With at least 450 million books in print worldwide, the Harry Potter series is a universal phenomenon [source: Time]. Translated into 74 languages, J.K. Rowling's beloved "Potterverse" transcends all cultural boundaries [source: Scholastic]. Although originally written for kids and young adults, the series has struck a chord with people of all ages. Its themes — death, morality, questioning authority and prevailing over evil — resonate with almost everyone.
Perhaps more than anything, the Harry Potter books focus on tolerance. We're all told as children that reading opens our horizons and helps us learn, but there's a study on "Harry Potter" that actually proves the adage true.
A 2014 study published in the Journal of Applied Social Psychology showed that young people who read the books and identified with lead character Harry Potter displayed a reduced bias toward minority groups [source: Jacobs]. In the books, although Harry is a wizard, he often associates with "Muggles" and "Mudbloods," non-wizard groups often vilified by other wizards. Harry and his friends treat all people and creatures with respect as they fight for the forces of good and truth.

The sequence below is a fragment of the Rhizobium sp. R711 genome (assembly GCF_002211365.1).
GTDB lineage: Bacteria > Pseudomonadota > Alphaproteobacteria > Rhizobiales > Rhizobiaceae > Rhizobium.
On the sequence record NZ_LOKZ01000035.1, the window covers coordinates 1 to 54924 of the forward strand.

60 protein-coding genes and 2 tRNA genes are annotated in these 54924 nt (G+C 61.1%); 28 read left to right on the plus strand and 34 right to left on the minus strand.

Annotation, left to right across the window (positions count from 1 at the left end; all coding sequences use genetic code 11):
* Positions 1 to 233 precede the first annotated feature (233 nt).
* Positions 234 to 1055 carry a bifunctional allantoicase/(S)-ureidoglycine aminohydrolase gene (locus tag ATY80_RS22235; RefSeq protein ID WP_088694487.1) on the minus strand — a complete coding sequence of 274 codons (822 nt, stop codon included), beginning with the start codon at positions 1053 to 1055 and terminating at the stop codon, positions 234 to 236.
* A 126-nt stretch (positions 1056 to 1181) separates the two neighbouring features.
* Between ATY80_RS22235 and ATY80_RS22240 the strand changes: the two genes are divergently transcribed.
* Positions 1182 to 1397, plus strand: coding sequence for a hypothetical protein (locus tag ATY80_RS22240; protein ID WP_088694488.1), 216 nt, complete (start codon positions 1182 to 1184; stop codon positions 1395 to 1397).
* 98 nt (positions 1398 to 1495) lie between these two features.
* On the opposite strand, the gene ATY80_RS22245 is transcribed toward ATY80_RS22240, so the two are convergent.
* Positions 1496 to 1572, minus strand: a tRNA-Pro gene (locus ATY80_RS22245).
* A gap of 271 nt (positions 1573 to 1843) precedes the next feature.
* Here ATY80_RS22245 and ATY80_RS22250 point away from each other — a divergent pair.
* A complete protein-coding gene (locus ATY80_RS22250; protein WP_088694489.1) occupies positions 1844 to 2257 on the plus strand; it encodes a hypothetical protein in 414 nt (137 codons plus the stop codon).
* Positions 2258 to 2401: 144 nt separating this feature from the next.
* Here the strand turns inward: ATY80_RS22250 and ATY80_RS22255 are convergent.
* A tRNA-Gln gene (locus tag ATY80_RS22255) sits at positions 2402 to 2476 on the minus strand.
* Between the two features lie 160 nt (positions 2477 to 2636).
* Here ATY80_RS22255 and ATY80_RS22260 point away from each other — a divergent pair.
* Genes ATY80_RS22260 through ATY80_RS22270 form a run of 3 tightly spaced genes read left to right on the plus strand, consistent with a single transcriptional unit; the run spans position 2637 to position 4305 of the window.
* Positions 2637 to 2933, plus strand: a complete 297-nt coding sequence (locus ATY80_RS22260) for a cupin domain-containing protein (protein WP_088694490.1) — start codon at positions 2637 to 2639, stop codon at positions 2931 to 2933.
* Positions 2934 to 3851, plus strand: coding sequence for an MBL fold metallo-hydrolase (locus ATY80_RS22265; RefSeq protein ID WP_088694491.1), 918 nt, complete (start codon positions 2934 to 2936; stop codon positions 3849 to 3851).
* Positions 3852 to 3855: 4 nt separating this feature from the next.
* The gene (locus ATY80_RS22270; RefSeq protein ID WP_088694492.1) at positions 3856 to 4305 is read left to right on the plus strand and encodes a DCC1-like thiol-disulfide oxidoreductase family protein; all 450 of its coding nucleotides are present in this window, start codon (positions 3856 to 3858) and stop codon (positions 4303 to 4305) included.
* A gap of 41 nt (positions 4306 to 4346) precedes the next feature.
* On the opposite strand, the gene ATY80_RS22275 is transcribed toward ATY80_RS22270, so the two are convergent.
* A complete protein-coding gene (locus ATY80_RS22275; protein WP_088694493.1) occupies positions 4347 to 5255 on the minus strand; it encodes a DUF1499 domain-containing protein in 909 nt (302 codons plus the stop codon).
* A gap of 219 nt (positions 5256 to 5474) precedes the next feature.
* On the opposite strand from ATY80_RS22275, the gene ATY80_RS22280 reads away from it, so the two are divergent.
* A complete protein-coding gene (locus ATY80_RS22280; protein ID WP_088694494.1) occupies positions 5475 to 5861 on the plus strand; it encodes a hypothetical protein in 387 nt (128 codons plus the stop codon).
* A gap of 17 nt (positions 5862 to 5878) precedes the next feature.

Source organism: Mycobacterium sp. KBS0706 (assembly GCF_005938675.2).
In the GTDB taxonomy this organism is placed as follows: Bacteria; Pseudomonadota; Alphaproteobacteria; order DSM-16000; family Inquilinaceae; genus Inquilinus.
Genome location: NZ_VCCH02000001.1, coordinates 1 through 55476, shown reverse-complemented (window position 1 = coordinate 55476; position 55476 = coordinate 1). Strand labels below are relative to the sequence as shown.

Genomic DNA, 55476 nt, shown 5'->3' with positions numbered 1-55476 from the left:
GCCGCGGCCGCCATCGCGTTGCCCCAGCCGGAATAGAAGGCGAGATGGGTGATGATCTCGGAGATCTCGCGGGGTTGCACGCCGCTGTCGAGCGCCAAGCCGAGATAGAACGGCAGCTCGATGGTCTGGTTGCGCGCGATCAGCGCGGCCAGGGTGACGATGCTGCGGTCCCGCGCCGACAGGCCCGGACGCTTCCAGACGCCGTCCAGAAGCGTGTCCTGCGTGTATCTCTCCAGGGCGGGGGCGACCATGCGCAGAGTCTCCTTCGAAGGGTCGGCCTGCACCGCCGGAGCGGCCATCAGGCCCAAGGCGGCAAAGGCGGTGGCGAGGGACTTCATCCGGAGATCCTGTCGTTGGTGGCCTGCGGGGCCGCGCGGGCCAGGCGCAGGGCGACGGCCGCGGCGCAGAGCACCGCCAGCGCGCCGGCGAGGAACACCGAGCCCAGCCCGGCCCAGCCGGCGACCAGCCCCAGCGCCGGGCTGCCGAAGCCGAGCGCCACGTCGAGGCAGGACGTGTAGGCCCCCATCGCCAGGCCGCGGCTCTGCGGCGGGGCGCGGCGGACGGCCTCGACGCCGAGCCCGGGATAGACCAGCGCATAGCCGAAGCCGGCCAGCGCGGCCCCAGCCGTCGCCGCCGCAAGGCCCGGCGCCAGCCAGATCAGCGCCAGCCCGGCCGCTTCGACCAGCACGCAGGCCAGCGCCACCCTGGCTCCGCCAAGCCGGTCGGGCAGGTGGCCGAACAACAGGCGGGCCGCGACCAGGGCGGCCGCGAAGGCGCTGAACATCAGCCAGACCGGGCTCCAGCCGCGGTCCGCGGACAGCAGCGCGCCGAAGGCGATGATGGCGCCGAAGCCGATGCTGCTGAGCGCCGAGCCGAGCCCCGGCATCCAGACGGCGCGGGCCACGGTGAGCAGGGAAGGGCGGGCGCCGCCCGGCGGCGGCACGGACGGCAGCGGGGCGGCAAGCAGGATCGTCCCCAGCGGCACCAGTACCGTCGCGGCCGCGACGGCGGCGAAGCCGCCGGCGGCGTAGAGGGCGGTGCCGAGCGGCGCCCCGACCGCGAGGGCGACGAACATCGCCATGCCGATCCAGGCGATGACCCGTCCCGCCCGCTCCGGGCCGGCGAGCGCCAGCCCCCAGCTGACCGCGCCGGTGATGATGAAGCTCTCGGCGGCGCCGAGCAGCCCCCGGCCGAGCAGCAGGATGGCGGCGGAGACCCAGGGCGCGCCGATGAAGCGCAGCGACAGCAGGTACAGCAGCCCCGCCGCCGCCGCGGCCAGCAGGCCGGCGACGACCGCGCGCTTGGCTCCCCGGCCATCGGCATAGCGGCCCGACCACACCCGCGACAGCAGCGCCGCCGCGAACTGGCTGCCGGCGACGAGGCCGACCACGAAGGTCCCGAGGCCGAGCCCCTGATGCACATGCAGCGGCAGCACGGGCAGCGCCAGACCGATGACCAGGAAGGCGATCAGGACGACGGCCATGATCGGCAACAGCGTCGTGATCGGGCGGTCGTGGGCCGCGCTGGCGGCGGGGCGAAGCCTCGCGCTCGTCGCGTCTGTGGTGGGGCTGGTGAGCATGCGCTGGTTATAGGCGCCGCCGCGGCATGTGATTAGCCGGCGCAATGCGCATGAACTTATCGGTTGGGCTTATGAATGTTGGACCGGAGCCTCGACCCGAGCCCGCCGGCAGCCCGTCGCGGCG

Professor Loris Vezzali of the University of Modena and Reggio Emilia in Italy conducted the study with several groups of students. First, he had fifth-graders answer questions about their opinions regarding immigrants, an often-stigmatized group in Italy. Over the next six weeks, one group discussed specific passages from "Harry Potter and the Chamber of Secrets" with themes of prejudice. The second group discussed passages without those themes. At the end of the six weeks, both groups answered the same questions again. The students in the group who discussed themes of prejudice had developed more positive views of immigrants (although, it's important to note, only the kids who identified with the character of Harry Potter).
Vezzali conducted another study with high school students and found that students who identified strongly with Harry Potter also had more positive perceptions of LGBT people. Vezzali also believes that people become more open to changing their views when they can identify with someone — be it a real person or a beloved character like Harry Potter.
The author herself says this is no accident. In her 2008 commencement address at Harvard University, J.K. Rowling spoke of her feelings about prejudice: "Choosing to live in narrow spaces leads to a form of mental agoraphobia, and that brings its own terrors. I think the willfully unimaginative see more monsters. They are often more afraid. What is more, those who choose not to empathize enable real monsters. For without ever committing an act of outright evil ourselves, we collude with it, through our own apathy" [source: Harvard Magazine].